Stoneware is a very durable ceramic material and lots of kitchenware and dinnerware are made out of it. It’s great for prepping and serving food. But if you like to bake or roast, you may well be wondering if stoneware is oven safe too.
Most stoneware dishes are oven safe. In fact, stoneware is often used to make pie dishes, baking trays, and casserole dishes designed to go in the oven. Often stoneware can be used in the oven up to 350F, but some brands are safe at higher temperatures such as 450F.
That being said, not all stoneware is oven safe. And even when stoneware is suitable for the oven, certain guidelines need to be followed. For more details about what stoneware can be used in the oven, and how to bake or roast with it safely, read on…
How to Tell if Your Stoneware is Oven Safe
First, let’s take a quick look at what it means to be oven safe. The term oven safe is often used interchangeably with ‘oven proof’. And the definition of being ovenproof is to be able to withstand “the temperature range of a kitchen oven” (source).
The main worry when putting ceramics in the oven is that the dish will crack or shatter in the heat. So, how do you tell if your stoneware is oven safe?
Generally, a reputable and contemporary ceramics manufacturer will label their dishes as oven safe if they can be used for cooking and baking.
The label will either read ‘oven proof’ or ‘oven safe’ or there will be a symbol underneath to say if the dish can be used in the oven. An oven safe symbol will look something like this, though the design may vary between brands.
However, not all stoneware will be labeled as oven safe. If you own a piece that is not marked in this way, then it’s best to reach out to the manufacturer first and check with them.
Usually, if the manufacturer is still in business they will have a customer services department that will answer your query.
What if Your Stoneware is Not Labeled?
Sometimes you will own some stoneware that doesn’t have any markings on the base. Or you might have a piece of vintage stoneware that you inherited down the family line. A lot of older stoneware won’t state whether a dish can be used in the oven or not.
If you don’t know who made the item, or if the dish is old or antique, then it is advisable to avoid using it in the oven.
Different types of stoneware can tolerate being cooked at different temperatures. And if you don’t know the make or type of stoneware, it’s a gamble to put it in the oven. I will say a bit more about vintage stoneware later. If you are particularly interested in whether you can cook in antique stoneware, you can jump to that section here.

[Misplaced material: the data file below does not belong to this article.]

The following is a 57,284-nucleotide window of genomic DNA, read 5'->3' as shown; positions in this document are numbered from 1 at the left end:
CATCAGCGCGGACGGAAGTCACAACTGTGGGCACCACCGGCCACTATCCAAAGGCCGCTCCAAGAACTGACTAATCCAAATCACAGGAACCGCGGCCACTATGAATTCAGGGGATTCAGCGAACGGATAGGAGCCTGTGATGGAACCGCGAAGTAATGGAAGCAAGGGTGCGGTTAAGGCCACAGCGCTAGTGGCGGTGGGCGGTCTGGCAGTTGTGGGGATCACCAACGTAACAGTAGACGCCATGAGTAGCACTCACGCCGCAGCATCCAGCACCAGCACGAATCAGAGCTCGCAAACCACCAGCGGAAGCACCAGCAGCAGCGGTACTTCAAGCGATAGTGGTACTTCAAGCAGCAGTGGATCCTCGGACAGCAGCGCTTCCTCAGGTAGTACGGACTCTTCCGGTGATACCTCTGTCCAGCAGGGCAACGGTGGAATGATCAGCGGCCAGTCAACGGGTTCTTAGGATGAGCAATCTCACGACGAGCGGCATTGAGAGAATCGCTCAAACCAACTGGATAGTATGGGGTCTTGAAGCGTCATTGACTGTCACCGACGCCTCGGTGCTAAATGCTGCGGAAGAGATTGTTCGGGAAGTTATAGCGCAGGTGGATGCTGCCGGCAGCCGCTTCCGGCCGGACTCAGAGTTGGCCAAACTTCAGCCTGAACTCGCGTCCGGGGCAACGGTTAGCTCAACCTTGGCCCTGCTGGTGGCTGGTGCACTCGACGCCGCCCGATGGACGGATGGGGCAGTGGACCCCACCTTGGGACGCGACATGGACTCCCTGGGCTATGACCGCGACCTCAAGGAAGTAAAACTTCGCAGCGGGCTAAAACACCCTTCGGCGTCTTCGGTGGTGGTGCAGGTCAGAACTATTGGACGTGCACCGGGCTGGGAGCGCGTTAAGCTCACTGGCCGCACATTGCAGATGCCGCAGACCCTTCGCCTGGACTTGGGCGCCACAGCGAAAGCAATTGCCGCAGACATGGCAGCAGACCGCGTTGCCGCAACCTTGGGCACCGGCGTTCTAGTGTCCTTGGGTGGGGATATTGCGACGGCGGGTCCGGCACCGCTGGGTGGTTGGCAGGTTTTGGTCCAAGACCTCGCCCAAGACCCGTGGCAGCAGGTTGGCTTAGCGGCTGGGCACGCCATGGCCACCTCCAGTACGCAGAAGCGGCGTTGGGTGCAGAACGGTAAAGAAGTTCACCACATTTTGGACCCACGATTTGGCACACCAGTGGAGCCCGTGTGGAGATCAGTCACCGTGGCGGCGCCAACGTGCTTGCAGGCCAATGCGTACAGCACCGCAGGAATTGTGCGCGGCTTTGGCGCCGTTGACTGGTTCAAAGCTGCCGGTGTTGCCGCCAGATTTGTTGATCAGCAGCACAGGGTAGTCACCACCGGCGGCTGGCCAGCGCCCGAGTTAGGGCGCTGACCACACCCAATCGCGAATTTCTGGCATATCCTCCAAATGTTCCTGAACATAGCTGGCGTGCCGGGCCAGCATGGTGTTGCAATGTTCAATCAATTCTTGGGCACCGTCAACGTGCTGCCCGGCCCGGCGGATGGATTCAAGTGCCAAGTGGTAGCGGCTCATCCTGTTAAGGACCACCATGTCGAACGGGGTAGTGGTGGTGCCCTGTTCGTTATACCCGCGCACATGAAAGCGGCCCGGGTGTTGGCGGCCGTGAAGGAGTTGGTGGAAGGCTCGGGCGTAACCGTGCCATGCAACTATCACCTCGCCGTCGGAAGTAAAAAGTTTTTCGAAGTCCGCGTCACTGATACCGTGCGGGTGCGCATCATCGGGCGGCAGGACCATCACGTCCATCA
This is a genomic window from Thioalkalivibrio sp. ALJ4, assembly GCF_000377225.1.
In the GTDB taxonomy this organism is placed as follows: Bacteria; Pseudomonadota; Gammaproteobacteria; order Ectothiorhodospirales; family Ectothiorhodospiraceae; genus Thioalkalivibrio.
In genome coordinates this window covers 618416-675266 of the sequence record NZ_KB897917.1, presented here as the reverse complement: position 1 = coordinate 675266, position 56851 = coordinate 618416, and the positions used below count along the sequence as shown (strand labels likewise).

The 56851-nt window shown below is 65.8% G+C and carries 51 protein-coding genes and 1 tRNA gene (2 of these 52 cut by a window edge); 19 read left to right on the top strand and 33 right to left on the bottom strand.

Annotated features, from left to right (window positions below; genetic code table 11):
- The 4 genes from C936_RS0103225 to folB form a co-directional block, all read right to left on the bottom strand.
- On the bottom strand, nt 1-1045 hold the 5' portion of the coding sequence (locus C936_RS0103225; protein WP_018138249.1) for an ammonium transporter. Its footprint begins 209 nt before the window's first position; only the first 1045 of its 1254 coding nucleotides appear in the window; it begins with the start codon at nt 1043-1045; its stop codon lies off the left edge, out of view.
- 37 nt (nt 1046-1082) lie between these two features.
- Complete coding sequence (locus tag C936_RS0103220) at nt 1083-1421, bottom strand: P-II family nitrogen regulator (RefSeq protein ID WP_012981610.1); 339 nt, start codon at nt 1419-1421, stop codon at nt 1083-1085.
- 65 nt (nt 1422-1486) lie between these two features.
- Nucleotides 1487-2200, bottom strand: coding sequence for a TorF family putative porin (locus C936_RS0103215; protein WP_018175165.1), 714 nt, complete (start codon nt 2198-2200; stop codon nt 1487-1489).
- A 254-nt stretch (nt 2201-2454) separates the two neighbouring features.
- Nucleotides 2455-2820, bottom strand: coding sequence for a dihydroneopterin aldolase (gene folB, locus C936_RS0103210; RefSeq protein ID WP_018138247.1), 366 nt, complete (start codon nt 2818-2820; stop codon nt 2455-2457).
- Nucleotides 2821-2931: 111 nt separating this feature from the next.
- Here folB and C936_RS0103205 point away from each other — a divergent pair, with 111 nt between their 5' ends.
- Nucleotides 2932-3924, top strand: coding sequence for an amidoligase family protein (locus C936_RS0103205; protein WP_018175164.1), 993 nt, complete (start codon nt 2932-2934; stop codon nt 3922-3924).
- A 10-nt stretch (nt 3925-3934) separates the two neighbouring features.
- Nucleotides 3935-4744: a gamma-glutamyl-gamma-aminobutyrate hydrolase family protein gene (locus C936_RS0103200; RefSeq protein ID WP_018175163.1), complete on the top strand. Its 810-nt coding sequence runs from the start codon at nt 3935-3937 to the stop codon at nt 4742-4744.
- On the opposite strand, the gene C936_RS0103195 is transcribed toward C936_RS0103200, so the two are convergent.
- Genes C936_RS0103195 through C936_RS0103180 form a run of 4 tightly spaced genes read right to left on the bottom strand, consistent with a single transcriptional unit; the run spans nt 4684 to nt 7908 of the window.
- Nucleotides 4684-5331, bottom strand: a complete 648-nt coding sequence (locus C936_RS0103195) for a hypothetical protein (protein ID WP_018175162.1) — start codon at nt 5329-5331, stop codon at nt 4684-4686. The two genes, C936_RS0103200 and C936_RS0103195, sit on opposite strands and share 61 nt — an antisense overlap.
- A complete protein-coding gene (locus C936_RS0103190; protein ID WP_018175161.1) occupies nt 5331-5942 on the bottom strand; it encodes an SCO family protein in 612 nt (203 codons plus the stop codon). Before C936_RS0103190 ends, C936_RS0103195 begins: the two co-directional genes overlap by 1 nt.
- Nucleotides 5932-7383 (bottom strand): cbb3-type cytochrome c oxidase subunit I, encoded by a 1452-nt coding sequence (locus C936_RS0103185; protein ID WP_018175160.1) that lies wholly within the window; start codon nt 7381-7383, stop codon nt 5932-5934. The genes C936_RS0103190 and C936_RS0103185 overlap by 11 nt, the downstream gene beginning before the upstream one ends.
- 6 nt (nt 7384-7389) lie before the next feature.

Why is Most Stoneware Oven Safe?
Stoneware has 4 special features that help it cope well with the heat involved in oven cooking.
Feature 1) How Stoneware is Made
Different types of dishes and kitchenware are made out of different types of clay. There are three main types of clay, earthenware, porcelain, and stoneware clay.
When ceramics are being made, the clay is formed into the shape needed, be it a plate, dish, or bowl. Once the clay is formed, it is fired in a kiln.
A kiln is essentially a large oven that heats up to very high temperatures. Firing is a little like baking the clay, at red or orange hot temperatures. If you would like to know more about exactly how kilns work you can check out my guide to kilns here.
Different types of clay need to be fired at different temperatures. For example, earthenware clay is fired in the lower temperature range. By contrast, stoneware and porcelain are fired at higher temperatures.
Stoneware dishes are made out of, you guessed it, stoneware clay. And the correct firing range for stoneware clay is between 2185F (1196C) and 2232F (1222C). In fact, some stoneware is fired at 2381F (1305C).
These temperatures are well in excess of the temperature of an ordinary domestic oven. So, during its production, the stoneware will have survived much higher temperatures than you could reach in a home oven.
Feature 2) Stoneware is Non-Porous
One of the advantages of stoneware ceramics is that, if it’s well made, it will be non-porous.
This means that when it is washed it will not absorb water. It also means that when you are cooking food in it that contains liquid, it will not absorb sauces from the food.
Being non-porous is an advantage when you are cooking in the oven. When water reaches 212F (100C) it turns to steam. As it turns to steam, water expands rapidly in volume.
If your ceramic dinnerware has absorbed water, that water can evaporate into steam as the oven heats up. As the steam expands, this puts internal pressure on the ceramic ware. And the internal pressure can either weaken the ceramics or it can actually cause them to crack or break.
Because stoneware is non-porous, this danger is avoided.
Feature 3) Stoneware Holds its Heat
Stoneware ceramics don’t cool down quickly and they hold their heat. This means that you can take the dish out of the oven and use it to keep the food warm whilst you are serving up and eating.
Just be mindful not to put the hot stoneware down on a cold surface. Instead, place it onto a suitable trivet. This will protect your counter and it will also protect the ovenware from coming into contact with a cold work surface.
Feature 4) Stoneware is Tough and Durable
Another feature of stoneware clay that makes it a good option for ovenware is that it is strong and durable.
When stoneware is fired during manufacture, the stoneware clay becomes very dense and strong. The glaze on the outside of the stoneware forms a tough glassy surface that is bonded very thoroughly to the underlying ceramic body.
This means that stoneware oven dishes will survive the inevitable knocks and bumps involved in everyday cooking activities.
Does that mean that Stoneware is Invincible?